What is schizoaffective disorder?
The word schizoaffective has two parts:
- ‘schizo‘ refers to psychotic symptoms
- ‘affective’ refers to mood symptoms.
You may be given a diagnosis of schizoaffective disorder if you have episodes of mental ill-health when you experience:
- psychotic symptoms, similar to schizophrenia and
- mood symptoms of bipolar disorder and
- you have both psychotic and mood symptoms at the same time or within two weeks of each other.
(For more information on these other diagnoses, see Mind’s booklets Understanding schizophrenia and Understanding bipolar disorder.)
You may have periods when you struggle to look after yourself, and when your doctors consider that you lack insight into your behaviour or how you are feeling. You may be quite well between episodes.
Everyone is different, and episodes vary in length. Some people have repeated episodes, but this does not necessarily happen, and it may not be a life-time diagnosis.
These are experiences called hallucinations and delusions.
- Hallucinations – having hallucinations means experiencing things that others around you don’t. These are most commonly voices which you hear either inside your head, or through your ears as if they were coming from somewhere else. You may also see visual hallucinations, or misinterpret things around you in unusual ways. You may also have unexplained touch sensations, smells and tastes. (See Mind’s booklet How to cope with hearing voices)
- Delusions are strongly held beliefs that other people don’t share. For example, you may that feel your thoughts are being read, or you are being watched or controlled, or that you are very powerful and able to influence things that are actually outside your control.
If you experience psychotic symptoms, your thoughts may become very disorganised and you may feel very confused and frightened. Psychotic symptoms may also influence your mood, so that you feel angry and depressed, or excited and elated.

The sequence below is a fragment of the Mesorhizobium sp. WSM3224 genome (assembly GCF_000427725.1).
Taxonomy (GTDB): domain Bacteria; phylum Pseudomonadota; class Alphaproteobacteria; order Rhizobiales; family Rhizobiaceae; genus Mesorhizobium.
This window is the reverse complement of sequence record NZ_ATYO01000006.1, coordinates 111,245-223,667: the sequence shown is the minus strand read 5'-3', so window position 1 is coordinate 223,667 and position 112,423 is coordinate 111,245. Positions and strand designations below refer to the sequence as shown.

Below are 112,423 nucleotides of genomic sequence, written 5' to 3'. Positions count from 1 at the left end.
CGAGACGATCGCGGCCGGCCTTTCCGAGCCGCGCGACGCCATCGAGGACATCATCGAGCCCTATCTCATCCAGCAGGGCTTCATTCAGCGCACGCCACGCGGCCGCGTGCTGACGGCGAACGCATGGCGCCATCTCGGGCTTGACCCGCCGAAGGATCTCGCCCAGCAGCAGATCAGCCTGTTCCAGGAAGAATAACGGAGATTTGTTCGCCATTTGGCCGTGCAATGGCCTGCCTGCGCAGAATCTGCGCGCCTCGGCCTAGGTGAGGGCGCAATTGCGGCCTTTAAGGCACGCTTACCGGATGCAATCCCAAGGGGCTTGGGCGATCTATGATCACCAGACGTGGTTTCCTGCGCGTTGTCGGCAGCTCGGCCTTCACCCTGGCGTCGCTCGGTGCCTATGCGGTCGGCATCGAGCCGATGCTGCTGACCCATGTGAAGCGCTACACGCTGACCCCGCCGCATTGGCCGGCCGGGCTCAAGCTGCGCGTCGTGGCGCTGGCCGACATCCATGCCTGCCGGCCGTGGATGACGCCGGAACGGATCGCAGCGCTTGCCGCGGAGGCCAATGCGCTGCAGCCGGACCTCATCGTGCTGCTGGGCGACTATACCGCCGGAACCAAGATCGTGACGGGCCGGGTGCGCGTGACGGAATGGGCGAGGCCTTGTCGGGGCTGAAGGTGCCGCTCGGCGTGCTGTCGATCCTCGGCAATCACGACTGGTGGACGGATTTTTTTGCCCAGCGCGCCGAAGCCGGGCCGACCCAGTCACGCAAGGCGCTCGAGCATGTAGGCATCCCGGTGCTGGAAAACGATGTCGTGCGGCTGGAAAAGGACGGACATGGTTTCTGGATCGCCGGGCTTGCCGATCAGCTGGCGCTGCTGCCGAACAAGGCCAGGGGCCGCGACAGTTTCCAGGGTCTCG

The mood symptoms of schizoaffective disorder are very like bipolar disorder (manic depression), and may be divided into ‘manic type’, ‘depressive type’ or ‘mixed type’ – just as bipolar disorder is.
- Manic type – you have episodes when your mood symptoms are mainly manic. These episodes may be mild (hypomania) or more severe. Mania can make you feel very excited and enthusiastic about life, very talkative, and you may make plans that are quite unrealistic. You may get very little sleep, and this may make the mania worse. Your own judgement and abilities may be affected so that you might be extravagant with money, and pursue risky business ventures or sexual encounters. At times your excitement can turn to anger or irritability, especially if someone contradicts or questions you. ‘Manic type’ may also be called ‘bipolar type’, especially if you have episodes of depression as well.
- Depressive type – you have episodes when your mood is dominated by depression and you are likely to feel sad, lonely, tired and unable to take any pleasure in life. You may want to sleep a great deal, but this may make you feel worse. If the depression gets really bad, you may feel only emptiness and despair. You may feel quite unable to relate to other people. Your thoughts may become very gloomy and you may feel suicidal.
- Mixed type – this term may be used if you have episodes when you switch between mania and depression in a short time.
Cycles of mania and depression can occur at fairly regular intervals, although this varies from person to person.